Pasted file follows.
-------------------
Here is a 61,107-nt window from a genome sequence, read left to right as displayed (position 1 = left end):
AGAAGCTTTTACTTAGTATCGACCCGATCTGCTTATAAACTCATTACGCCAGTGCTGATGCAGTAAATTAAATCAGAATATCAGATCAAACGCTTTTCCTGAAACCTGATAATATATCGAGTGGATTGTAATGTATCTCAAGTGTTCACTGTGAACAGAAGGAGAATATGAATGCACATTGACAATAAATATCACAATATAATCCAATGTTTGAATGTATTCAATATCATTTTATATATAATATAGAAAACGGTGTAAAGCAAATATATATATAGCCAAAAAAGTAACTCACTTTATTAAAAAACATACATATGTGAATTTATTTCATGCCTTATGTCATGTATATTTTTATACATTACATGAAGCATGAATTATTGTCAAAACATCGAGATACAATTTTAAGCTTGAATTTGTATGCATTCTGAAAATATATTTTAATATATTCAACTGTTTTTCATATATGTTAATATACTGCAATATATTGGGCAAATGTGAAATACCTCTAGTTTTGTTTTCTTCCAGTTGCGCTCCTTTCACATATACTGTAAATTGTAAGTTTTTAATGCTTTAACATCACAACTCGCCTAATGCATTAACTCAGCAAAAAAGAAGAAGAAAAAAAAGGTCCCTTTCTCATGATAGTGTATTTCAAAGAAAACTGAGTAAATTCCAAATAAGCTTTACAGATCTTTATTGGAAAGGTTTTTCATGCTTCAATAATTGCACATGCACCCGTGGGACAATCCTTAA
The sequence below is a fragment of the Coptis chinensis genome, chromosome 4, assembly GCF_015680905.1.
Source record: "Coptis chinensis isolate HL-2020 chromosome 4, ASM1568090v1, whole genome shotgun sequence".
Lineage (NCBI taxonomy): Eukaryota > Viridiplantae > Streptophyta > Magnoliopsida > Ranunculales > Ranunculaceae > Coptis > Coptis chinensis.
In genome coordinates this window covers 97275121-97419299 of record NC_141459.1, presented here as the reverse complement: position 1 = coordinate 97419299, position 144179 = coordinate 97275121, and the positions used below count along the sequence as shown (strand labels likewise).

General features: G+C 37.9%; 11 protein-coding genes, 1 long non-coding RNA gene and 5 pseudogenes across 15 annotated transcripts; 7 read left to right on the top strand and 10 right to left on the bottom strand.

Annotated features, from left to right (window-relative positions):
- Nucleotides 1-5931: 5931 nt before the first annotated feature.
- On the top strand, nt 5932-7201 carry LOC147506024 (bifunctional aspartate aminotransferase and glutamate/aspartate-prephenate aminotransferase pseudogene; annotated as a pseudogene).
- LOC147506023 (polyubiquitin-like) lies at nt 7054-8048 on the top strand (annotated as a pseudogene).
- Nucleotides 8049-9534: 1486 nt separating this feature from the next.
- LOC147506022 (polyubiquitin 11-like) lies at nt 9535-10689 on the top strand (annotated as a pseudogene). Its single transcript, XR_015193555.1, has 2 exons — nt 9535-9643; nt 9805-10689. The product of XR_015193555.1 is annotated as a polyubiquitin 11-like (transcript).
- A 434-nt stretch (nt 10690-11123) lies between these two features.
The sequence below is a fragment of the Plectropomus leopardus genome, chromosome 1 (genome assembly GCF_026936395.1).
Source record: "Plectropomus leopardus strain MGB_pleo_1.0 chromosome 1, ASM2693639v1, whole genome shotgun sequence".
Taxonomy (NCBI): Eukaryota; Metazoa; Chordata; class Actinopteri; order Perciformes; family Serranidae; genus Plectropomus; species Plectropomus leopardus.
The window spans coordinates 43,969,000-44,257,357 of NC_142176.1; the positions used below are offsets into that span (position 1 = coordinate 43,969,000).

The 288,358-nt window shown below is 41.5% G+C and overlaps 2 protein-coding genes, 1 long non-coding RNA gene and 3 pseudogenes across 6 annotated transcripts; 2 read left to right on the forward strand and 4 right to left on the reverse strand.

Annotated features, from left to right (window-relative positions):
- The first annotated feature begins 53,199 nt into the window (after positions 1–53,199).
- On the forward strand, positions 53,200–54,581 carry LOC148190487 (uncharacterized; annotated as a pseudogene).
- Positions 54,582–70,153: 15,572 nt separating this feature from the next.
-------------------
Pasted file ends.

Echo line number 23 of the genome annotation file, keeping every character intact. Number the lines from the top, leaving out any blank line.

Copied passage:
- Positions 54,582–70,153: 15,572 nt separating this feature from the next.